K53R Henry Nussbacher Not Implemented
K54R William H Robertson Not Implemented
K55R Steve Newman Not Implemented
K56R Stanley F Quayle Not Implemented
K57R Rudy Nydegger Not Implemented
K58R Glen Rowsam SecondByRowsam
K59R Leslie Downing RevisedDowning
K60R Jim Graaskamp and Ken Katzen SecondByGraaskampKatzen
K61R Danny C Champion SecondByChampion
K62R Howard R Hollander Not Implemented
K63R George Duisman Not Implemented
K64R Brian Yamachi SecondByYamachi
K65R Mark F Batell Not Implemented
K66R Ray Mikkelson Not Implemented
K67R Craig Feathers SecondByTranquilizer
K68R Fransois Leyvraz SecondByLeyvraz
K69R Johann Joss Not Implemented
K70R Robert Pebly Not Implemented
K71R James E Hall Not Implemented
K72R Edward C White Jr SecondByWhite
K73R George Zimmerman Not Implemented
K74R Edward Friedland Not Implemented
K74RXX Edward Friedland Not Implemented
K75R Paul D Harrington SecondByHarrington
K76R David Gladstein SecondByGladstein
K77R Scott Feld Not Implemented
K78R Fred Mauk Not Implemented
K79R Dennis Ambuehl and Kevin Hickey Not Implemented
K80R Robyn M Dawes and Mark Batell Not Implemented
K81R Martyn Jones Not Implemented
K82R Robert A Leyland Not Implemented
K83R Paul E Black SecondByWhite
K84R T Nicolaus Tideman and Paula Chieruzzi SecondByTidemanChieruzzi
K85R Robert B Falk and James M Langsted Not Implemented
K86R Bernard Grofman Not Implemented
K87R E E H Schurmann Not Implemented
K88R Scott Appold SecondByAppold
K89R Gene Snodgrass Not Implemented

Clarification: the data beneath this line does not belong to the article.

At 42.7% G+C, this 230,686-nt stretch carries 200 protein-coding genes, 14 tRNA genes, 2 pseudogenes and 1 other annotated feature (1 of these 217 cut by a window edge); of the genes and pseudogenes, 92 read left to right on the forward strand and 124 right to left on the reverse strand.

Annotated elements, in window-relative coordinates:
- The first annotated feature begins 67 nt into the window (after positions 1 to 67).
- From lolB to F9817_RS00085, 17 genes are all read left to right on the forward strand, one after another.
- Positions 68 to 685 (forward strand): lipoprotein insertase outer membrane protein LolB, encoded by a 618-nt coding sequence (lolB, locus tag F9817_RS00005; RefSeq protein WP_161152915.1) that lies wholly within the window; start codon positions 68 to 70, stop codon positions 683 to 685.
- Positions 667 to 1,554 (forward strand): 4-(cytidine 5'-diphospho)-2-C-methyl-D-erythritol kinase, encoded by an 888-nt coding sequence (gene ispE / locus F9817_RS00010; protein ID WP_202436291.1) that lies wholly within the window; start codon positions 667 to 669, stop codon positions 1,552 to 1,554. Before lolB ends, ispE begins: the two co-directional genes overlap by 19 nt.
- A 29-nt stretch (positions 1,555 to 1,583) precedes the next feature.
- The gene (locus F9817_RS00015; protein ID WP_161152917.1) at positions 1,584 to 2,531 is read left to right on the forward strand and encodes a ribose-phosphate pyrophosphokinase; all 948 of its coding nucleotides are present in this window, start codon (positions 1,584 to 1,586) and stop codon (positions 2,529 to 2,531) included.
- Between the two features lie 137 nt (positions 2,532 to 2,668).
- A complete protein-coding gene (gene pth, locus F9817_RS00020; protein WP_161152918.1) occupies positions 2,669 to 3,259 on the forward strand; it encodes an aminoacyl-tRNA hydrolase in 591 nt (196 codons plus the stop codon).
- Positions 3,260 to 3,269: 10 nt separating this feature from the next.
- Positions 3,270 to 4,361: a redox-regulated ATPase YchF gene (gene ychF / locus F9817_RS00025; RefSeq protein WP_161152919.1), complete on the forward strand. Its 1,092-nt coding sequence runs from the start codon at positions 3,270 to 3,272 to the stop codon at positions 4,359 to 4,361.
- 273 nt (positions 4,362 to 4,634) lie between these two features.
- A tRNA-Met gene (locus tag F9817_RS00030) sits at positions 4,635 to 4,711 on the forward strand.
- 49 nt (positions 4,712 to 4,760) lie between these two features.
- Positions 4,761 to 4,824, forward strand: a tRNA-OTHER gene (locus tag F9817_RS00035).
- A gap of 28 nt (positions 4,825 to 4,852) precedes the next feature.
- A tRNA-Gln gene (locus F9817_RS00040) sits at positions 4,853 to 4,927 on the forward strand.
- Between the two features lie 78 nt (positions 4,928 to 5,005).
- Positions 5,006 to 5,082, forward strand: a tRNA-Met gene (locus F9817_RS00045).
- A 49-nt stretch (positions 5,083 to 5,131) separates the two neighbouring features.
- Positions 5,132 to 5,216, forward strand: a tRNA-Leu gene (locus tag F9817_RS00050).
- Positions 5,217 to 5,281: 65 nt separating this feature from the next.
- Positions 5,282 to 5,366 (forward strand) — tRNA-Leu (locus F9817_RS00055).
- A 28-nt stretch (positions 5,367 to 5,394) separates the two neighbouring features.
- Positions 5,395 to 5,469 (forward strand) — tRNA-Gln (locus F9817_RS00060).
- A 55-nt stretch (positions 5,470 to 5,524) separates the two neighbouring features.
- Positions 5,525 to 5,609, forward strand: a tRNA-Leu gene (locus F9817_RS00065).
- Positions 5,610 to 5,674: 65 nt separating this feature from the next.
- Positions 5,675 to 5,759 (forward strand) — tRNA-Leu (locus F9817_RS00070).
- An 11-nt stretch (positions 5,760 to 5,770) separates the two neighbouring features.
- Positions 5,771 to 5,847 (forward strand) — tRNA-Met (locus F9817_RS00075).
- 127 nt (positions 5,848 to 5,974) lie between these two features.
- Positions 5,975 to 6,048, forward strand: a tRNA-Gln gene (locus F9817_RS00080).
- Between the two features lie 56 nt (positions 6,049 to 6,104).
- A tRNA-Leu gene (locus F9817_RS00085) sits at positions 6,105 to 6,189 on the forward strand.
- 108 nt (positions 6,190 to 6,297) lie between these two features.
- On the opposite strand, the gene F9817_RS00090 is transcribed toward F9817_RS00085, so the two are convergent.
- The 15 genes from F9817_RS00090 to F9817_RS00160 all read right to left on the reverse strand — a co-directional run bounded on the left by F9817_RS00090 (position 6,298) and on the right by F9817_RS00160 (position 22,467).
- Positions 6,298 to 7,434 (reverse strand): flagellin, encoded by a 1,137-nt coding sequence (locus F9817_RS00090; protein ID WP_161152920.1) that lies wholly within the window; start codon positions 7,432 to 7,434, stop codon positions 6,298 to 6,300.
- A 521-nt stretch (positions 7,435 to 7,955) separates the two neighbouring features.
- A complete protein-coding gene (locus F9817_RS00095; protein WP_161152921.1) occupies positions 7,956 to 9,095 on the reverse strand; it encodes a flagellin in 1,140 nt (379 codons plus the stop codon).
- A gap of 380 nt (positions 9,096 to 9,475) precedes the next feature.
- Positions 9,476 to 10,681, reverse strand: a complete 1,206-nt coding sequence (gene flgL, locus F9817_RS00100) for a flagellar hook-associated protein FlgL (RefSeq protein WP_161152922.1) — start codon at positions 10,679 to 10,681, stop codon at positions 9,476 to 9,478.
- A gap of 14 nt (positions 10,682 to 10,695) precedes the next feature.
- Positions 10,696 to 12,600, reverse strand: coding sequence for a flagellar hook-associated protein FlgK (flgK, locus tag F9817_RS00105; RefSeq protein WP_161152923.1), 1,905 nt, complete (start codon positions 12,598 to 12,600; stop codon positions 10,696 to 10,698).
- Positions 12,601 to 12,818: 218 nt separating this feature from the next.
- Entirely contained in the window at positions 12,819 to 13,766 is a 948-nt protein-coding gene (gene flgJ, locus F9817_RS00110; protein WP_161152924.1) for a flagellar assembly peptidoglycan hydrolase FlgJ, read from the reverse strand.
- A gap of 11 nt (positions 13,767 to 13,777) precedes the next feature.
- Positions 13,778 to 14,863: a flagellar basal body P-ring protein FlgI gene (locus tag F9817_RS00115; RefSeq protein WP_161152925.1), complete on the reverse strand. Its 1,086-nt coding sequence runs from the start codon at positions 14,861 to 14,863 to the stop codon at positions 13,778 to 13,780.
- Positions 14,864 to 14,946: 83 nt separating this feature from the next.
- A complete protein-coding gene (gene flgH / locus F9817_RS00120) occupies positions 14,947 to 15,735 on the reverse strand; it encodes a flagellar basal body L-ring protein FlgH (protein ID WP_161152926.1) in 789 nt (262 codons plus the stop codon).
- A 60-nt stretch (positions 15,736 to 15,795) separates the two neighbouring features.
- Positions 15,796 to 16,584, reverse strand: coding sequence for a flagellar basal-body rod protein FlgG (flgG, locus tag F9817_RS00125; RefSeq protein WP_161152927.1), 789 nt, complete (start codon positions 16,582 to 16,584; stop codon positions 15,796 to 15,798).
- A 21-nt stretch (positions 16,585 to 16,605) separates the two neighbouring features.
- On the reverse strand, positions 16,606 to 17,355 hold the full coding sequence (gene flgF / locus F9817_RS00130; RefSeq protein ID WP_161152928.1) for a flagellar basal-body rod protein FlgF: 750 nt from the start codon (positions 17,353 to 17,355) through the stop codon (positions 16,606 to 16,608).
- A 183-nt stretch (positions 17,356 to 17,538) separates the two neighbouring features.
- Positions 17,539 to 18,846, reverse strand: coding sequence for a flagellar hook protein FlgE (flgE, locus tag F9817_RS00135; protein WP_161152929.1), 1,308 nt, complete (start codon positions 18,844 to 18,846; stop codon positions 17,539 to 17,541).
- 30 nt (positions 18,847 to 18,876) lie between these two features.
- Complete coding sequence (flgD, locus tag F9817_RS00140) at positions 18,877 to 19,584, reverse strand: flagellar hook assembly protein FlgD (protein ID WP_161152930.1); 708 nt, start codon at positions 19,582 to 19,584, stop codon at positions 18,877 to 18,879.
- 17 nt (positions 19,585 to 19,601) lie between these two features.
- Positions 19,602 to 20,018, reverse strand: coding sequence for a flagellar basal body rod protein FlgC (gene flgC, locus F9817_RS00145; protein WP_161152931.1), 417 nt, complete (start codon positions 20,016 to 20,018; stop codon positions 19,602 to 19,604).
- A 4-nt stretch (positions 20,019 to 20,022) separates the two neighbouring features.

K90R John Maynard Smith TitFor2Tats
K91R Jonathan Pinkley Not Implemented
K92R Anatol Rapoport TitForTat
K93R Unknown Not Implemented
KPAVLOVC Unknown WinStayLoseShift
KRANDOMC Unknown Random
KTF2TC Unknown TitFor2Tats
KTITFORTATC Unknown TitForTat

## Stewart and Plotkin’s Tournament (2012)¶

In 2012, Alexander Stewart and Joshua Plotkin ran a variant of Axelrod’s tournament with 19 strategies to test the effectiveness of the then newly discovered Zero-Determinant strategies.

The paper is identified as doi: 10.1073/pnas.1208087109 and referred to as [Stewart2012] below. Unfortunately the details of the tournament and the implementation of strategies is not clear in the manuscript. We can, however, make reasonable guesses to the implementation of many strategies based on their names and classical definitions.

The following classical strategies are included in the library:

Strategies in Stewart and Plotkin’s tournament
S&P Name Long Name Axelrod Library Name
ALLC Always Cooperate Cooperator
ALLD Always Defect Defector
EXTORT-2 Extort-2 ZDExtort2
HARD_MAJO Hard majority HardGoByMajority